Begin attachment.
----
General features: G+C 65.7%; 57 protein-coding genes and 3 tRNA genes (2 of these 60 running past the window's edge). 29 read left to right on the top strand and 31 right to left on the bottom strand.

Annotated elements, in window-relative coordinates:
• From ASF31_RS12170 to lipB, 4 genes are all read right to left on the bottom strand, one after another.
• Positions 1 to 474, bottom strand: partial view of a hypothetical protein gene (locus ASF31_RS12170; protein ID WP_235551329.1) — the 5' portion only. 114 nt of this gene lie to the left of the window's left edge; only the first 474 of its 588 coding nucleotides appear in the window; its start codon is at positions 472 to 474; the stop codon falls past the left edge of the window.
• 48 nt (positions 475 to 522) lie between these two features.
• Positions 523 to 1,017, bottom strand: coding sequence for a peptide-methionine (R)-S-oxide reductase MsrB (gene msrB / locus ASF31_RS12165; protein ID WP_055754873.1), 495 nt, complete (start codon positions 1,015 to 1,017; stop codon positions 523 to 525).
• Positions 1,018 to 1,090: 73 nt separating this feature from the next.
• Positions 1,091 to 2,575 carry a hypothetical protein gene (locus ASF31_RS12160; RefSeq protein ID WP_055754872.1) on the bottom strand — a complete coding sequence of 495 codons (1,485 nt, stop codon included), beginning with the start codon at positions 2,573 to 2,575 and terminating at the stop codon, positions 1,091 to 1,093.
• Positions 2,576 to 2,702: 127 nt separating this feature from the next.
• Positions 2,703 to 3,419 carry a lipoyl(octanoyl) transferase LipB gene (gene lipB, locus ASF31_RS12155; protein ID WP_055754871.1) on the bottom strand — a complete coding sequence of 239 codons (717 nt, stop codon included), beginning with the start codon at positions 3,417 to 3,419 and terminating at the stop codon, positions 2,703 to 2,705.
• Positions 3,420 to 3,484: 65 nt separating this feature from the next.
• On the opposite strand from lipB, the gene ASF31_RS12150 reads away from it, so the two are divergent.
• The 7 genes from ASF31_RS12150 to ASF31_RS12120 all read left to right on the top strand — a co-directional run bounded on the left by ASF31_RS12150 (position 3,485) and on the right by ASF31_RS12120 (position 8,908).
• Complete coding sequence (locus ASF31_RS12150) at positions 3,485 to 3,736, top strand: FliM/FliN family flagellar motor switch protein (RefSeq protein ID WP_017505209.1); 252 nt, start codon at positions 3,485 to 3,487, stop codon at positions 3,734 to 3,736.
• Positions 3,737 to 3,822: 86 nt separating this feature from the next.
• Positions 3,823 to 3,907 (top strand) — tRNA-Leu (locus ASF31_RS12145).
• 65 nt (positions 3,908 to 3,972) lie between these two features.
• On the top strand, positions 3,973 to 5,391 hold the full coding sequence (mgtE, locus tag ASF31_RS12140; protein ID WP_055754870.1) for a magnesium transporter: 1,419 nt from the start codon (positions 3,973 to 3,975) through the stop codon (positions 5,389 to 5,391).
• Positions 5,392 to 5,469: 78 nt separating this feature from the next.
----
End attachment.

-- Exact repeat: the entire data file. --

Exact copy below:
General features: G+C 65.7%; 57 protein-coding genes and 3 tRNA genes (2 of these 60 running past the window's edge). 29 read left to right on the top strand and 31 right to left on the bottom strand.

Annotated elements, in window-relative coordinates:
• From ASF31_RS12170 to lipB, 4 genes are all read right to left on the bottom strand, one after another.
• Positions 1 to 474, bottom strand: partial view of a hypothetical protein gene (locus ASF31_RS12170; protein ID WP_235551329.1) — the 5' portion only. 114 nt of this gene lie to the left of the window's left edge; only the first 474 of its 588 coding nucleotides appear in the window; its start codon is at positions 472 to 474; the stop codon falls past the left edge of the window.
• 48 nt (positions 475 to 522) lie between these two features.
• Positions 523 to 1,017, bottom strand: coding sequence for a peptide-methionine (R)-S-oxide reductase MsrB (gene msrB / locus ASF31_RS12165; protein ID WP_055754873.1), 495 nt, complete (start codon positions 1,015 to 1,017; stop codon positions 523 to 525).
• Positions 1,018 to 1,090: 73 nt separating this feature from the next.
• Positions 1,091 to 2,575 carry a hypothetical protein gene (locus ASF31_RS12160; RefSeq protein ID WP_055754872.1) on the bottom strand — a complete coding sequence of 495 codons (1,485 nt, stop codon included), beginning with the start codon at positions 2,573 to 2,575 and terminating at the stop codon, positions 1,091 to 1,093.
• Positions 2,576 to 2,702: 127 nt separating this feature from the next.
• Positions 2,703 to 3,419 carry a lipoyl(octanoyl) transferase LipB gene (gene lipB, locus ASF31_RS12155; protein ID WP_055754871.1) on the bottom strand — a complete coding sequence of 239 codons (717 nt, stop codon included), beginning with the start codon at positions 3,417 to 3,419 and terminating at the stop codon, positions 2,703 to 2,705.
• Positions 3,420 to 3,484: 65 nt separating this feature from the next.
• On the opposite strand from lipB, the gene ASF31_RS12150 reads away from it, so the two are divergent.
• The 7 genes from ASF31_RS12150 to ASF31_RS12120 all read left to right on the top strand — a co-directional run bounded on the left by ASF31_RS12150 (position 3,485) and on the right by ASF31_RS12120 (position 8,908).
• Complete coding sequence (locus ASF31_RS12150) at positions 3,485 to 3,736, top strand: FliM/FliN family flagellar motor switch protein (RefSeq protein ID WP_017505209.1); 252 nt, start codon at positions 3,485 to 3,487, stop codon at positions 3,734 to 3,736.
• Positions 3,737 to 3,822: 86 nt separating this feature from the next.
• Positions 3,823 to 3,907 (top strand) — tRNA-Leu (locus ASF31_RS12145).
• 65 nt (positions 3,908 to 3,972) lie between these two features.
• On the top strand, positions 3,973 to 5,391 hold the full coding sequence (mgtE, locus tag ASF31_RS12140; protein ID WP_055754870.1) for a magnesium transporter: 1,419 nt from the start codon (positions 3,973 to 3,975) through the stop codon (positions 5,389 to 5,391).
• Positions 5,392 to 5,469: 78 nt separating this feature from the next.